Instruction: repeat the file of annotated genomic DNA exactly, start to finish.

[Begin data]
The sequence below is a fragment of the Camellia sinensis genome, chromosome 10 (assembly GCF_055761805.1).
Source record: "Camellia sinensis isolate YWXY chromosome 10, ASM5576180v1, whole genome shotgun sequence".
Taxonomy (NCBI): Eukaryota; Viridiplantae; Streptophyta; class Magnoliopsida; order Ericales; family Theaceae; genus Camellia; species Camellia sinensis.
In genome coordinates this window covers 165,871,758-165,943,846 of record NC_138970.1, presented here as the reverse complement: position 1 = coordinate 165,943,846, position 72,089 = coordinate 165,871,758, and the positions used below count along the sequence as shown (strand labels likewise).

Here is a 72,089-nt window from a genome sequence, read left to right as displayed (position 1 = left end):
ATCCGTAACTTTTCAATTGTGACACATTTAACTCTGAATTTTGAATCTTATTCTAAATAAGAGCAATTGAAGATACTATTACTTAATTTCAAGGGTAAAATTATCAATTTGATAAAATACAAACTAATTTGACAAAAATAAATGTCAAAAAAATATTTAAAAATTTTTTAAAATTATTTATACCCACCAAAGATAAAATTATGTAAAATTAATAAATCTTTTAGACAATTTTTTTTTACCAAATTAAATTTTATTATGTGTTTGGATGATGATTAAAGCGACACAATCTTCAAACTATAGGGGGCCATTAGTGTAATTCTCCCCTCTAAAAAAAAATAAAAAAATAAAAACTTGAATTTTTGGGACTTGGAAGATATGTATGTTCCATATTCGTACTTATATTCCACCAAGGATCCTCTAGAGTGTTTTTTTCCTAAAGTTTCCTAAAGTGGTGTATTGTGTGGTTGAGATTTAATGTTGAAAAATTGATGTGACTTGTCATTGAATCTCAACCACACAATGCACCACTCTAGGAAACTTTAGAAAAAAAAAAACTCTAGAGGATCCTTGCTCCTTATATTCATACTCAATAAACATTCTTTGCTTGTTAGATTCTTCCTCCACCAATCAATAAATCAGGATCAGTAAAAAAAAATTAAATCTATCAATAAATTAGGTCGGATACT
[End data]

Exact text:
The sequence below is a fragment of the Camellia sinensis genome, chromosome 10 (assembly GCF_055761805.1).
Source record: "Camellia sinensis isolate YWXY chromosome 10, ASM5576180v1, whole genome shotgun sequence".
Taxonomy (NCBI): Eukaryota; Viridiplantae; Streptophyta; class Magnoliopsida; order Ericales; family Theaceae; genus Camellia; species Camellia sinensis.
In genome coordinates this window covers 165,871,758-165,943,846 of record NC_138970.1, presented here as the reverse complement: position 1 = coordinate 165,943,846, position 72,089 = coordinate 165,871,758, and the positions used below count along the sequence as shown (strand labels likewise).

Here is a 72,089-nt window from a genome sequence, read left to right as displayed (position 1 = left end):
ATCCGTAACTTTTCAATTGTGACACATTTAACTCTGAATTTTGAATCTTATTCTAAATAAGAGCAATTGAAGATACTATTACTTAATTTCAAGGGTAAAATTATCAATTTGATAAAATACAAACTAATTTGACAAAAATAAATGTCAAAAAAATATTTAAAAATTTTTTAAAATTATTTATACCCACCAAAGATAAAATTATGTAAAATTAATAAATCTTTTAGACAATTTTTTTTTACCAAATTAAATTTTATTATGTGTTTGGATGATGATTAAAGCGACACAATCTTCAAACTATAGGGGGCCATTAGTGTAATTCTCCCCTCTAAAAAAAAATAAAAAAATAAAAACTTGAATTTTTGGGACTTGGAAGATATGTATGTTCCATATTCGTACTTATATTCCACCAAGGATCCTCTAGAGTGTTTTTTTCCTAAAGTTTCCTAAAGTGGTGTATTGTGTGGTTGAGATTTAATGTTGAAAAATTGATGTGACTTGTCATTGAATCTCAACCACACAATGCACCACTCTAGGAAACTTTAGAAAAAAAAAAACTCTAGAGGATCCTTGCTCCTTATATTCATACTCAATAAACATTCTTTGCTTGTTAGATTCTTCCTCCACCAATCAATAAATCAGGATCAGTAAAAAAAAATTAAATCTATCAATAAATTAGGTCGGATACT